Principles of Macroeconomics (one section, fall 1998)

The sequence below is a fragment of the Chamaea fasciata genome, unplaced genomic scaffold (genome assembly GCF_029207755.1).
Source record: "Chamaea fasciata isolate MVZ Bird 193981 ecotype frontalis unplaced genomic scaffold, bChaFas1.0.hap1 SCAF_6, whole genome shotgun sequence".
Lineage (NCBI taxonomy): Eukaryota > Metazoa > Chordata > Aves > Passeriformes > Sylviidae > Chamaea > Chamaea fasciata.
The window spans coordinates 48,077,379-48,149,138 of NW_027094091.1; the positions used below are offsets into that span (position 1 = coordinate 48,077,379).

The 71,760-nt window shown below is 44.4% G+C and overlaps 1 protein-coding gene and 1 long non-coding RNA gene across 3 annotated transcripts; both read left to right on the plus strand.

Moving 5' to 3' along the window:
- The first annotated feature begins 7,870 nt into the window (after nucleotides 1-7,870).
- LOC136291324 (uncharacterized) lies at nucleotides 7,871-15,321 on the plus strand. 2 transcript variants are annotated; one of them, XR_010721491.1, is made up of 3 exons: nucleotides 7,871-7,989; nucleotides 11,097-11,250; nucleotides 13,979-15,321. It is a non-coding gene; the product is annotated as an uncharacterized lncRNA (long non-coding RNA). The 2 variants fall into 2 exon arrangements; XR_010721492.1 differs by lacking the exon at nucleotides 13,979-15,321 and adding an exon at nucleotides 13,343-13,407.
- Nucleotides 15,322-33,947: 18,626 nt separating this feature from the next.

1. What are the strengths of this course? good oveview; the book is good but not used enough; the professor uses good examples that help us understand topics discussed in class; group exercises allow concepts to be learned easier; the book is good; the practical issues have a lot of real world functions; group exercises; good handouts and good text book; the professor is "extremely" knwledgeable, very prepared and has excellent handouts and course materials; giving the basic course about economic issues in general so that it prepares students for advanced courses;none; this course teaches us how the world of money works; the book by Mankiw is reasonably understandible (sic) you learn a lot, Dr. LeBel goes nonstop; I have learned a great deal about economics; it's a good course but it would be easier to follow if it were taught slower; he gave us very useful exercises to be done in class; excellent textbook, it is very easy to understand; very in-depth ad interesting; I find it interesting how the economy works and what effects (sic) it; information; Dr. LeBel has a broad range of knowledge and often he contributes interesting facts during a lecture; it enables you to obtain a base or foundation in economics; this class has helped me to understand a lot better about the economy as a whole - prior to this class I had no understanding of what the economy was all about.